Deep Well Infection

A sordid tale about breaking rule number one: Don't shit where you drink

Ultimately the future of deep well injection will end up in the courts. It's just a matter of who sues first. “I'm hearing noise out there that the utility boys are going to sue us,” says the EPA's Richard Harvey.

Ruhl says environmentalists are ready. She believes both politicians and bureaucrats have failed the public. “The entire process was dishonest,” she says. “It will definitely end up in court; there's no question of that.”

The county first discovered the contamination through a monitoring  well in 1994
Photos by Steve Satterwhite
The county first discovered the contamination through a monitoring well in 1994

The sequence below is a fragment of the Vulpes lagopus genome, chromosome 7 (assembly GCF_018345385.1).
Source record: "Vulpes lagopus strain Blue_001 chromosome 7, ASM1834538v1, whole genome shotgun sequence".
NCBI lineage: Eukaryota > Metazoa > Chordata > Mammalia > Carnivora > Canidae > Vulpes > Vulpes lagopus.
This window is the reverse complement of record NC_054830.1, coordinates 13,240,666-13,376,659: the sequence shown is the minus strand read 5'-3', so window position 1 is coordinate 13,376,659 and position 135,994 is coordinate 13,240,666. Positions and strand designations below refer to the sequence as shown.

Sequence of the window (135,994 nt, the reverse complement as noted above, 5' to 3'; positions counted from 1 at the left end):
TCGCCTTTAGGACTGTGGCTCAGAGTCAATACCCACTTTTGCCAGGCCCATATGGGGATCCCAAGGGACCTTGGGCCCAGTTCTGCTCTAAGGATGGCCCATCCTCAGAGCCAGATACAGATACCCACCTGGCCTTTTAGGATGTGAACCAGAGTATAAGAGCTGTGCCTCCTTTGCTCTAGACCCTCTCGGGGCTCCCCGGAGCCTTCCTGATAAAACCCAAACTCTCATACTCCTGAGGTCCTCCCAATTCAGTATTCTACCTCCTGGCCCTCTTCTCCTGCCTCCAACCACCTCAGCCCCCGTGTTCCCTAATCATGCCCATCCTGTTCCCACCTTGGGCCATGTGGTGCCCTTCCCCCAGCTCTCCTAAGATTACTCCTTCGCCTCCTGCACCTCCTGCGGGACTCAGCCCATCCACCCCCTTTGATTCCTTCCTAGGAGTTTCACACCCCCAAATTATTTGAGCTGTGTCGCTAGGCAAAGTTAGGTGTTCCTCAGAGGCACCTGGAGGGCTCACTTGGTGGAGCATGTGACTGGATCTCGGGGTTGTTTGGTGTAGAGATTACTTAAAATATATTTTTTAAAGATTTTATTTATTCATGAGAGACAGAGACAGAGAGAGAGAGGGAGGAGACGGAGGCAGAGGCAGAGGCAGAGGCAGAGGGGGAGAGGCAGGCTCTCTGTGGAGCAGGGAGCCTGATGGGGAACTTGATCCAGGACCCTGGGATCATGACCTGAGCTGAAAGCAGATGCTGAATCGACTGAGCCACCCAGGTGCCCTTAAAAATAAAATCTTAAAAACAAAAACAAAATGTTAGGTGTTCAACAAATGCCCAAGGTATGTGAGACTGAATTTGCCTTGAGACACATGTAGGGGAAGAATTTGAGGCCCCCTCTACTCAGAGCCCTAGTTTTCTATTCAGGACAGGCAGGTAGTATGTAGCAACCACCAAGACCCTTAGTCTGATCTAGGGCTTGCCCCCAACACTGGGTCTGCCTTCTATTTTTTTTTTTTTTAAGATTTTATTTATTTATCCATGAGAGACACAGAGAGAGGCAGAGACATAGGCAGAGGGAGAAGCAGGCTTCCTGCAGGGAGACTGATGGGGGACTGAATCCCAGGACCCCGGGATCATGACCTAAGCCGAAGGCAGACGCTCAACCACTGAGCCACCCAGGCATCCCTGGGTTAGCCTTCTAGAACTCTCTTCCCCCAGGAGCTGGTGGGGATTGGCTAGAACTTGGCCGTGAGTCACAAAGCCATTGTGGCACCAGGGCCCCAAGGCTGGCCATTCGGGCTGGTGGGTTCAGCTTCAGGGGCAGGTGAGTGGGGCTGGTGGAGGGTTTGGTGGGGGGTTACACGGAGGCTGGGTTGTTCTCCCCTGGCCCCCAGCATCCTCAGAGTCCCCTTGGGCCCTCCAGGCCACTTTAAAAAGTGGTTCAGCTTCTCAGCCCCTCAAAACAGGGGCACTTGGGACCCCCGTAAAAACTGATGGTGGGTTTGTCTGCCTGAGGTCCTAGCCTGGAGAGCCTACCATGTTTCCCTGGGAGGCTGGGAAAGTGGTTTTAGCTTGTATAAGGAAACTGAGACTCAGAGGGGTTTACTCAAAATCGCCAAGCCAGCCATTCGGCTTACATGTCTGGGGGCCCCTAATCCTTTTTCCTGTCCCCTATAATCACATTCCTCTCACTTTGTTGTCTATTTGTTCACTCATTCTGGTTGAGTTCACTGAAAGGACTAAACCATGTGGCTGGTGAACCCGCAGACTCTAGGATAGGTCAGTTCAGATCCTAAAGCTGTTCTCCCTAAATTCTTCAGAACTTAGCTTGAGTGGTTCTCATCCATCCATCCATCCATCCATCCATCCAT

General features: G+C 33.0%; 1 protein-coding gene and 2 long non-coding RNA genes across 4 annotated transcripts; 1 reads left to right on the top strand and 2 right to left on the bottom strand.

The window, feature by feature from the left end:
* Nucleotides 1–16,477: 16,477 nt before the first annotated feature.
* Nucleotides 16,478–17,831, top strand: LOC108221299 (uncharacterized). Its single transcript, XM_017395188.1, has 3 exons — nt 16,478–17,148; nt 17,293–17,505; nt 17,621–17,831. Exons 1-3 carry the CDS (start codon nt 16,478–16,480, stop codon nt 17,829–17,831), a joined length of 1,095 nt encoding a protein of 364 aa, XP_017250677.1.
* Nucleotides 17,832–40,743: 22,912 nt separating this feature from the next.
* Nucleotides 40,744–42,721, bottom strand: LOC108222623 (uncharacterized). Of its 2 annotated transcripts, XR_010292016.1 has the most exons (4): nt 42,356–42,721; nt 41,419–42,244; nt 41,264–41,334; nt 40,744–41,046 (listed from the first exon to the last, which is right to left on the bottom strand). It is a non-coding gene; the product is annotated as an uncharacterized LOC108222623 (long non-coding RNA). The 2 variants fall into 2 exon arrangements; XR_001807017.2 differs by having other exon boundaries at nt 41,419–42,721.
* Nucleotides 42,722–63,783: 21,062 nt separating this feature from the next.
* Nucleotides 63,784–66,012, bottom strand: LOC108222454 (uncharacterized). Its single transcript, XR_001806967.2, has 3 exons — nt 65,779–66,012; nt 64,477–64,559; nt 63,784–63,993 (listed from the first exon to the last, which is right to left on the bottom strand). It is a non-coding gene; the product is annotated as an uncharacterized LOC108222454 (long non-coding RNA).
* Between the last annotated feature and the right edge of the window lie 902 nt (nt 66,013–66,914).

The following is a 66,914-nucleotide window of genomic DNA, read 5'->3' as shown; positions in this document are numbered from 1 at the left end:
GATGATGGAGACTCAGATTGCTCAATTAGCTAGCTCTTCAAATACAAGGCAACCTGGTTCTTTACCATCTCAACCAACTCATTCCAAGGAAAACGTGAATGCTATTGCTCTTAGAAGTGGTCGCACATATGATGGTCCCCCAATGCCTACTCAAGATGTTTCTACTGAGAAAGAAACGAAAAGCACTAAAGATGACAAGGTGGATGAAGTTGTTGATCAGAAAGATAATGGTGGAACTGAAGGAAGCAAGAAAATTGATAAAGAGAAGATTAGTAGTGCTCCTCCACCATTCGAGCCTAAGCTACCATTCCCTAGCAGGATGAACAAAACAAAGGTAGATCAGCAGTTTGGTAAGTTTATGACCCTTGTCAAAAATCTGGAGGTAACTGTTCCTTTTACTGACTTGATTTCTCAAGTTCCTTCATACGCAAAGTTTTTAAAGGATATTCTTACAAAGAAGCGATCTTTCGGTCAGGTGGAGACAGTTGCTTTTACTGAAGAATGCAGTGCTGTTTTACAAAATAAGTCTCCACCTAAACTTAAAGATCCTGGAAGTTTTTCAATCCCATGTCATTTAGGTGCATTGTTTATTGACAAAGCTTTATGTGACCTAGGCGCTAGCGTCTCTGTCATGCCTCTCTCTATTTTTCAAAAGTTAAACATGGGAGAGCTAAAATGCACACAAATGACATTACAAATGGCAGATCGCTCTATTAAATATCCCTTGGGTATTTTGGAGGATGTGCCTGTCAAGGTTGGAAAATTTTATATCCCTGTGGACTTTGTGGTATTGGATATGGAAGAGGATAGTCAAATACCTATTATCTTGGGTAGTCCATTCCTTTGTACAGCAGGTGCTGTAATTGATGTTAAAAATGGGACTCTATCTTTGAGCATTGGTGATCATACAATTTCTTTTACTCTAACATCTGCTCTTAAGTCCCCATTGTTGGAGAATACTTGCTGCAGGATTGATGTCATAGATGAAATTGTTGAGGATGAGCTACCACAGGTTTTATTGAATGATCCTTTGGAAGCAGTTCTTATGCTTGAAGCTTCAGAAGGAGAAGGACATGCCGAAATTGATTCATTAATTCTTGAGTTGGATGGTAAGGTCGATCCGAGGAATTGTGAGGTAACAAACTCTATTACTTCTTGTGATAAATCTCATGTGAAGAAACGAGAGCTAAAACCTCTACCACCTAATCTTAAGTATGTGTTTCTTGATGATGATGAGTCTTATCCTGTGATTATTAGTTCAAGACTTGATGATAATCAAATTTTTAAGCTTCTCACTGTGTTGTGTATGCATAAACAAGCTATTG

The county first discovered the contamination through a monitoring  well in 1994
Photos by Steve Satterwhite
The county first discovered the contamination through a monitoring well in 1994

Given the huge economic and public health interests at stake, leaving deep well injection's fate to impartial judges and juries might be the only way to resolve the issue. “Down here, sometimes that's what it takes to move things along,” notes Harvey.

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